What is it that makes folks tick over ticky-tacs and knickknacks filling the nooks and crannies of their yards? Does it involve a compulsion to personalize, or is it a deep desire to dwell in fantasyland alongside a concrete Snow White and her Seven Dwarves?
While Snow White has debatably been around since the Middle Ages, flamingos roamed the earth 47 million years prior to the moment we crawled up and out of the primordial slime. And yet both are lawn fodder, especially the latter.
I’m here to flap about how the bird from the family Phoenicopteridae, revered by ancient Egyptians, ended up replicated in plastic and forthwith found itself stuck into numerous American lawns.
Just so you know, the real ones aren’t really “atomic pink,” they’re white. The pink comes from the algae they consume. And here’s a fact: they excrete salt through their nostrils. There’s a fun fact for the bubbler.
So how did they make their way into mainstream American decorating? Allegedly it was postcards hauled home (to New Jersey?) from 1920s-chic Miami Beach that started the whole thing. Flamingos on vacation postcards were proof-positive that your family deserved more than the crowded shore where regular folks flocked. Miami was a whole other world: glamorous, mysterious, expensive.
But it isn’t always smooth flying. Lawn ornament admirers are fickle, which is to say, they might, at any moment, scuttle the flamingos they formerly worshipped and replace them with resin mushrooms, gnomes in conical hats, or (popular in Wisconsin), the Virgin Mary in a cast iron bathtub. Surely she deserves better. I wonder what Jesus would say.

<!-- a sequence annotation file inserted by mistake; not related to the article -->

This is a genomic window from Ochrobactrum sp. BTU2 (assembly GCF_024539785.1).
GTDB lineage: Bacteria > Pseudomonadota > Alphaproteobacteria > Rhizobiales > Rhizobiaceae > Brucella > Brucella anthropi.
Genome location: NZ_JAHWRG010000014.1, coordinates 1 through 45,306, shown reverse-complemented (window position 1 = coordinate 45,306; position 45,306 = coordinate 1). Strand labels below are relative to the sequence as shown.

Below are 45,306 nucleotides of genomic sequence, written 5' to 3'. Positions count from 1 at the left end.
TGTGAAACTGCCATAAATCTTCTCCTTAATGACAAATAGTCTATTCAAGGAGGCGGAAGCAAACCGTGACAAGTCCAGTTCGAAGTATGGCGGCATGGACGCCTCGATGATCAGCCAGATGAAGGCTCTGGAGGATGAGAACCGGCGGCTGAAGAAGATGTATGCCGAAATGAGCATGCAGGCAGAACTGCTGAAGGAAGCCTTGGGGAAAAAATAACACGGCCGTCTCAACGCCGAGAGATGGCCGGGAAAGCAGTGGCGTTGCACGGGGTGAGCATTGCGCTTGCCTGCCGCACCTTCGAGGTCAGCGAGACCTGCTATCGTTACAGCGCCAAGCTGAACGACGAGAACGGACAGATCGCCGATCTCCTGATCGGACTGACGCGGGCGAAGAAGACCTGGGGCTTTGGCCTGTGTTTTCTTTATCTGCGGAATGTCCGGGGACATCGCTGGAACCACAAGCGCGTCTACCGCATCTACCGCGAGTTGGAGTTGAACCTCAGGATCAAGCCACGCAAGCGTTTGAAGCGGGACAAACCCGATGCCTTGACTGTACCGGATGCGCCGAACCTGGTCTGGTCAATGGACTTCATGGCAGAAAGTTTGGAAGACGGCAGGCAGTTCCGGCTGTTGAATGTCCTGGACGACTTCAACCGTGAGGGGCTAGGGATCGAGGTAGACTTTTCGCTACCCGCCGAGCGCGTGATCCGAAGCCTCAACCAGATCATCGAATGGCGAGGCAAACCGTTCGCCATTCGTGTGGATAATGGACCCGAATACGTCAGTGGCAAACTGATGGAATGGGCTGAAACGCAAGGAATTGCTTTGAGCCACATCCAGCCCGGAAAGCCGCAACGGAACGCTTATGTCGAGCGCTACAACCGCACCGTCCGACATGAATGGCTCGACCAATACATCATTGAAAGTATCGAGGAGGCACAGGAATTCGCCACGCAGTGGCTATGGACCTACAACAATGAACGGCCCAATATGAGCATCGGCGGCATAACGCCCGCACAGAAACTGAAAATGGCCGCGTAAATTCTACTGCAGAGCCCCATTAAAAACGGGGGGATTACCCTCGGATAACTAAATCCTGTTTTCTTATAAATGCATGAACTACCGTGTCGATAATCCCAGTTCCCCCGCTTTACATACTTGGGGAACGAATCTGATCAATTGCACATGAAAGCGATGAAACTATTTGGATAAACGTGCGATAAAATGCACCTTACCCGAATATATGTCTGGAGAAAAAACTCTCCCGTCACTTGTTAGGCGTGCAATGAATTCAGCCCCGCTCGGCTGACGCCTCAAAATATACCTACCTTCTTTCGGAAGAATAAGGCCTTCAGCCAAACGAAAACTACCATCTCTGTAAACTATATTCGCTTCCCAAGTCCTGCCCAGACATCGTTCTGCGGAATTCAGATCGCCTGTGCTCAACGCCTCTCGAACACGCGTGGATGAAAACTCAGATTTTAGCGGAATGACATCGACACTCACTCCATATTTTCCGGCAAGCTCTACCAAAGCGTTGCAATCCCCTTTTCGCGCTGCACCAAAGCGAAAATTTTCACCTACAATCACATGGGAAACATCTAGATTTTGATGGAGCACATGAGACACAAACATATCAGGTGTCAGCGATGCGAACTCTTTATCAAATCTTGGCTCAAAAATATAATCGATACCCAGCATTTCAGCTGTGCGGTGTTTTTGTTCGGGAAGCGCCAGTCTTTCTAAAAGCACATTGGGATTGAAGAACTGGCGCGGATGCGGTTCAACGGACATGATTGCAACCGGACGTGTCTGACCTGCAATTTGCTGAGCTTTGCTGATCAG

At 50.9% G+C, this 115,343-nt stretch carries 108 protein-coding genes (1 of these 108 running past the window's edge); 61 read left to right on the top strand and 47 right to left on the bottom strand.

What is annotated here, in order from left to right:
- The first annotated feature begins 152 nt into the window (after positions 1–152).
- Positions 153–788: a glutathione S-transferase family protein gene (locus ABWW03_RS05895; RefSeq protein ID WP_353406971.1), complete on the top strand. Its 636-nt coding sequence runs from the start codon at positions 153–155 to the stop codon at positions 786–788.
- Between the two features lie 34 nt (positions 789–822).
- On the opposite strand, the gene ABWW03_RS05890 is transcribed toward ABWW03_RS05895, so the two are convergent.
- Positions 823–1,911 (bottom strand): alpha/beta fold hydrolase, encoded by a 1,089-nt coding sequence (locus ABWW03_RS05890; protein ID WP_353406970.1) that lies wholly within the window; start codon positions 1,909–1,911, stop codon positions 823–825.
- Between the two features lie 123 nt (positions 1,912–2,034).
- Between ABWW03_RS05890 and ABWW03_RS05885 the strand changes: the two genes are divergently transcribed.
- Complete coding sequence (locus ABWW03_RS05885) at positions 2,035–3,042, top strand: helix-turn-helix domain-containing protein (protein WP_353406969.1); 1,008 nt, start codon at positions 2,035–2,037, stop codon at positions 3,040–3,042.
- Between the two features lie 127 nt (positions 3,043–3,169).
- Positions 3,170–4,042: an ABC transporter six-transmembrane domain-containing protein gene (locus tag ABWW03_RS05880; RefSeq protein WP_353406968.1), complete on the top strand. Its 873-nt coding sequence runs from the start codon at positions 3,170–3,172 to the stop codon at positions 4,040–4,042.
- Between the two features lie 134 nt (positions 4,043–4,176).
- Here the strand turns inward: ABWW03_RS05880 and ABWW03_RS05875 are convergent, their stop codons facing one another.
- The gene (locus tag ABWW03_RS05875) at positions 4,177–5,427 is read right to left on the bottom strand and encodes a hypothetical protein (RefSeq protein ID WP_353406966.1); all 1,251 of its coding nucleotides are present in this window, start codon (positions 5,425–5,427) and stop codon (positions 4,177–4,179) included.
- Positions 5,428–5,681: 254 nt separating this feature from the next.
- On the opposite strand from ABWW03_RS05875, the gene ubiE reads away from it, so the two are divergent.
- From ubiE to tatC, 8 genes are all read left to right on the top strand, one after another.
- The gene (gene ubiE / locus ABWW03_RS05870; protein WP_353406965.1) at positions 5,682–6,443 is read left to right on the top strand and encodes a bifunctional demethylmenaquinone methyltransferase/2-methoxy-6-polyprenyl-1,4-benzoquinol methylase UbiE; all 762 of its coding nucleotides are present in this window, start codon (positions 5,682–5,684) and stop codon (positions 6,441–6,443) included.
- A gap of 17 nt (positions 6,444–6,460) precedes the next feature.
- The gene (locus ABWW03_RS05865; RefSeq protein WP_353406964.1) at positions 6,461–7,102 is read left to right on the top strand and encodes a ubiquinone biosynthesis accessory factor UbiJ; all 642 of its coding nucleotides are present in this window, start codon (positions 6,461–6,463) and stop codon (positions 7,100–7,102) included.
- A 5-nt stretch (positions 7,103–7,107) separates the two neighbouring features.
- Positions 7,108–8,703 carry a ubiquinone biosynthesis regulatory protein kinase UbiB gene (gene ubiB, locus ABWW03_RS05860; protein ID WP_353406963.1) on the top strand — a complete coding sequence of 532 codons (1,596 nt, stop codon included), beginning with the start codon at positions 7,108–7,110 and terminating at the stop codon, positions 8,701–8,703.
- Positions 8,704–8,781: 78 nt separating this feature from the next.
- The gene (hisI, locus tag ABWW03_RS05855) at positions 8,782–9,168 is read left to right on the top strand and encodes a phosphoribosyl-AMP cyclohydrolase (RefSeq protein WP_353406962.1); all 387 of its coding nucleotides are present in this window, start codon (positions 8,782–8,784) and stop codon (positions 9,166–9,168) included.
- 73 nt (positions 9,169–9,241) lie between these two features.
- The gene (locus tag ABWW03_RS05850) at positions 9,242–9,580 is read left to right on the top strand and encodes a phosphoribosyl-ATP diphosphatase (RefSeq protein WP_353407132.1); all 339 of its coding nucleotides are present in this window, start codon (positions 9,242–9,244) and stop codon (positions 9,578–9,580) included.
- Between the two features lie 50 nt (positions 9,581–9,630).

Frankly, I’ve always hated plastic flamingos. They’re even more disgusting arranged in marching flocks. Beasties, those hideous humps of fiberglass that Milwaukeeans fall for each and every summer, seem to have become almost obsolete, though now and then, if you look sharp, you can spot them peeking from gardens and lofty perches in various venues.
I must say the Egyptians had the right idea when they cut out the tiny tongues of Phoenicopteridae and served them (pickled) as a kind of modish ancient appetizer. This may have had something to do with the fact that they are extremely noisy birds. If the tongue offends, cut it out. At the height of the aforementioned Beastie mania, at least one of the artsy disasters was seen floating down the Milwaukee River, bound for extinction.
This is the first of a multi-part series on why people feel compelled to put stuff in their yards.